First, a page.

64 498 Anna Różańska, Jadwiga Wójkowska-Mach et al. No 3 Table IV. Prevention measures for urinary tract infection Urinary tract infections All European wards [%] Polish wards [%] p-value Existance of internal written policies on preventing urinary tract infections Internal written policies on preventing urinary tract infections The use of closed drainage systems in catheterized patients in the ward (except for single or perioperative catheterization) Always Sometimes Rarely Never Existance of a system for daily assessment of catheter necessity? System for daily assessment of catheter necessity The use of impregnated (antiseptic or antibiotic) urinary catheters in the ward Yes, in >= 50% of the patients Yes, in < 50% of the patients No The scope and recipients of trainings on infection control are shown in Table III. The majority, i.e. 90% of the Polish wards, kept written procedures on the prevention of urinary tract infections, although only half of them operated a system of daily assessment of whether there was still need to further maintain urinary catheters in patients, and this was a situation similar to the one in the entire group, in which the respective proportions are 80.8% and 55.6%. In the Polish wards, less frequently than in Europe, closed drainage system in catheterized patients was used (except for single or perioperative catheterization): always only in 30% vs. 82.%. Urinary catheters impregnated with antiseptics or antibiotics were not used in any of the Polish wards, while in Europe such catheters were used in less than 10% of wards (Table IV). The majority, being 80% of the Polish wards, compared with 65.6% of the European ones, had written procedures for the prevention of CD infections. In the case of care for patients with symptomatic infections, 100% of staff used protective gloves, and in the European group it was 97%. Patients with symptomatic CD infection (Clostridium difficile-associated infection, CDI) were always placed in single rooms in 20% of the Polish wards and in 50% of the wards depending on the availability of such rooms. It was a smaller percentage compared with the total for the studied wards in Europe, amounting to 43% and 30%, respectively. 20% of the Polish and 18.7% of the European wards implemented contact isolation in shared rooms, and 10% of the Polish and approximately 9% of European wards did not use isolation. For patients with CDI, the routinely used Table V. Prevention measures for Clostridium difficile associated infections Clostridium difficile associated infections All European Polish wards wards [%] p-value Existance of internal written policies on preventing C. difficile infections? Written policies on preventing C. difficile infections Do healthcare workers wear gloves to protect their hands from contaminationwhen caring for symptomatic C. difficile patients? Gloves for symptomatic C. difficile patients Are symptomatic C. difficile patients isolated in this ward? Yes, always in a single room Yes, always in single rooms if available Yes, contact isolation in shared rooms No isolation measures Do you change the surface disinfectant to a sporocidal agent (e.g. chlorinecontainingagent) for cleaning the environment of symptomatic C. difficile patients? Yes, for every symptomatic patient Yes, in case a cluster of symptomatic patients is detected No, since sporocidal agents are used in our ward on a routine basis No change Are there fixed order criteria for routine laboratory testing of C. difficile on your ward? Patient with loose stool Loose stool and concurrent antibiotic treatment Loose stools within 72 hours upon admission Other selection criteria No laboratory testing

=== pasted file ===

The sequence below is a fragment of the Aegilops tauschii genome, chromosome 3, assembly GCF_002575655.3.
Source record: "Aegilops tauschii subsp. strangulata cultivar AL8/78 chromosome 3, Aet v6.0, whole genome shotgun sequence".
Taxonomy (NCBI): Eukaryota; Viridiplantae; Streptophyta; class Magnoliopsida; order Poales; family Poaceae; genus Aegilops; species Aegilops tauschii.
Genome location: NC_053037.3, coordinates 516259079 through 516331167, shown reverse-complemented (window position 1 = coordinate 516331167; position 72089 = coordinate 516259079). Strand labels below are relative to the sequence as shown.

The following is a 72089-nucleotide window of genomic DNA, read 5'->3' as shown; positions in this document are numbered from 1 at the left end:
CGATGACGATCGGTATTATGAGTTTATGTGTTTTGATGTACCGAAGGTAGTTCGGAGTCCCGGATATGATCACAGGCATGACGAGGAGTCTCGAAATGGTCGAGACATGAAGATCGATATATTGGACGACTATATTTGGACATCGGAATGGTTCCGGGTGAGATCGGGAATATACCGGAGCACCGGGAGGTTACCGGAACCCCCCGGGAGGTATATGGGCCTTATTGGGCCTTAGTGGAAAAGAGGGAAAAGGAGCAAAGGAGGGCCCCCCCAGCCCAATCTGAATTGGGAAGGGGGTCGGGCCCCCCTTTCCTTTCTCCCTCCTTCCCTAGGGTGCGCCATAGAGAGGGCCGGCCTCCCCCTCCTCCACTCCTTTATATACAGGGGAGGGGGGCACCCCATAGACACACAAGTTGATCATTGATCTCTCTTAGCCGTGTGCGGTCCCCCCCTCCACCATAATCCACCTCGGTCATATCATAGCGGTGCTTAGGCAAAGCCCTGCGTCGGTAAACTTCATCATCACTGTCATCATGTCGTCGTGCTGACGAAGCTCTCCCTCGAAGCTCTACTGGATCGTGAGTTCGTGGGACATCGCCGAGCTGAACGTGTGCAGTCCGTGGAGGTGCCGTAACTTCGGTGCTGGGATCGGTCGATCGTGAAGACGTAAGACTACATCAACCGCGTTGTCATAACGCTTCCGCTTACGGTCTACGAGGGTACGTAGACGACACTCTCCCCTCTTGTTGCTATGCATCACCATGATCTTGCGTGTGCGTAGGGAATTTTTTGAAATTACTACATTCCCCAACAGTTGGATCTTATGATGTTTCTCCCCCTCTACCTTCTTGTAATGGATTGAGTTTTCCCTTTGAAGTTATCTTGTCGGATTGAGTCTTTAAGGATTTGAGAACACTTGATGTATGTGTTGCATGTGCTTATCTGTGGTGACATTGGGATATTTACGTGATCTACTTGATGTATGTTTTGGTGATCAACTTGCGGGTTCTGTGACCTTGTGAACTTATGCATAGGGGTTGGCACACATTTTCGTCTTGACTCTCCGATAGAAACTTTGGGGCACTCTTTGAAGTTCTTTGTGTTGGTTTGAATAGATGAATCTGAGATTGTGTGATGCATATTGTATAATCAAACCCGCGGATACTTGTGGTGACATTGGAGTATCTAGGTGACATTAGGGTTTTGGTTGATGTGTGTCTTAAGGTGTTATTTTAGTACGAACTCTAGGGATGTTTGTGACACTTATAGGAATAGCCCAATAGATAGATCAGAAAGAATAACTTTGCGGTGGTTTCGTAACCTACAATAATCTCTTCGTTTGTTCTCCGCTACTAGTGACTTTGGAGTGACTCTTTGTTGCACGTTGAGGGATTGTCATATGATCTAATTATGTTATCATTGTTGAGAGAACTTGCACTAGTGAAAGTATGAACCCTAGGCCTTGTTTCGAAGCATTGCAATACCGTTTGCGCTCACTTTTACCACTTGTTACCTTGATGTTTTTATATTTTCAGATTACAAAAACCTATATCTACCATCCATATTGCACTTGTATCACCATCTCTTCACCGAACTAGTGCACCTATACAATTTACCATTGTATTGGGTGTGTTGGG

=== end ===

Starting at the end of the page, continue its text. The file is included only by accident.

65 No 3 Infection control in Polish medical wards 499 surface disinfectant was switched to a sporicidal agent in 70% of the Polish and in 61.8% of the European wards. In the majority of Polish 70% and European 53.4% wards, there were no established criteria for routine laboratory testing confirming CDI (Table V). Written recommendations for UTI prevention functioning in Polish wards were mainly (90%) based on current literature reports, while in Europe they mostly relied on national recommendations (84.0%). The declared reason for the introduction of these recommendations in Polish wards was primarily a desire to improve patient safety 70% (in the European group 64.%), statutory obligation in this context was indicated by 30% of Polish (17.0% of European) wards. Analogous proportions in the case of the introduction of procedures for the prevention of CD infections was identified by, respectively, 60% and 20% of Polish wards (for the entire group, the percentages were 55.5% and 31.8%). Data on the consumption of alcohol-based handrub preparations were reported by 80% of Polish wards and the median of this value was 20% lower than in the whole group of European wards, and these values amounted to, respectively, 9.7 and 12.2 ml/ person-day. DISCUSSION The studied Polish medical treatment wards are wards of similar structure of size to the other ones studied in Europe, though at the average number of beds (median: 35), their relatively weak occupancy was found: below I quartile. A significant problem of the Polish ward can be the dramatically small number of single rooms (the median below I quartile), which is also confirmed by their percentage share, which is 0.8% in Poland, with the European quartile at 1.6%. These differences mainly stem from the level of (under) financing of the Polish health care. According to OECD figures from 2009, the Polish expenditure per capita amounted to about 1,394 USD, while the average is 3,233, and was the lowest (except for Estonia) in the whole European Union (10). Still, this is a very worrying situation, because it was declared in the studied wards that the patients with CDI were placed in separate rooms if available, which, in view of the absence of single rooms, was almost infeasible in practice. This fact also explains why in the case of CDI, in the few investigated Polish wards, a single room was always used, while in Europe it was a procedure applied more than 2 times more often (20% vs. 43.1%). It was also disturbing that in the vast majority of the studied wards (70%), diagnostic tests for Clostridium difficile were not routinely performed in the indicated situations. However, in this case, the situation was not so much better in other European wards, in which more than 50% of wards also lack such solutions. Each of the raised issues (single rooms, diagnostic and disinfection with sporicidal agent) is recognized as an important component in the prevention and surveillance of CDI (11, 12). Nurse staffing in the studied wards (median) corresponds to the situation in other wards, however, our attention is drawn to a much lower proportion of nurses with little work experience (less than 3 years). This is definitely a troublesome situation as it may be associated with projected lack of nursing staff in the future. This problem affects not only the investigated medical treatment wards: in Poland, nurses with little work experience, i.e. aged under 35, accounted for only 15.5% of all employees in this position in 2009 (13), while in Greece they constituted 24.7% (14), and in Finland over 25% (15). Curiously, the average age of professionally active Polish nurses (44.2 years) (12), is identical to the one in, for instance, the USA where it amounts to 44.8 years (16). Selected studied elements for the prevention of nosocomial infections, i.e. education of personnel on the indicated subjects was not deviate substantially from that applied in other European countries. The exception was hand hygiene, which was the subject of trainings two times less frequently (50% vs. 95.9%) in Polish hospitals, and additionally Polish staff less often made use of individual pocket/belt bottles or dispensers. The median of the consumption of alcohol-based handrub for hand hygiene in the wards which reported such data (50%) was also lower by one-fifth than that for the European wards (9.7 vs ml/ person-day). On the other hand, almost in each point of care there were dispensers with alcohol-based handrub, which, possibly, made individual dispensers unnecessary. This does not change the fact that proper hand hygiene, which is, among others, the effect of intensive training courses, remains one of the key elements of prophylaxis, therefore, education in this respect is absolutely imperative. The rank of this component of surveillance of infections is confirmed by numerous studies, the results of which are published in specialist literature, and a global education campaign coordinated by WHO and entitled Save lives. Clean your hands (17, 18, 19, 20). Intensive educational activities in the framework of this campaign have been conducted worldwide for over a decade, whereas in Poland for over a year. Individual Polish (compared with numerous global) studies on hand hygiene practices among medical staff of Polish hospitals indicate an extremely low percentage of compliance of practice with theoretical recommendations in this field. Garus-Pakowska conducted research on a group of 188 medical workers in six Polish hospitals which demonstrated compliance of hand hygiene practices with theoretical requirements in a fraction oscillating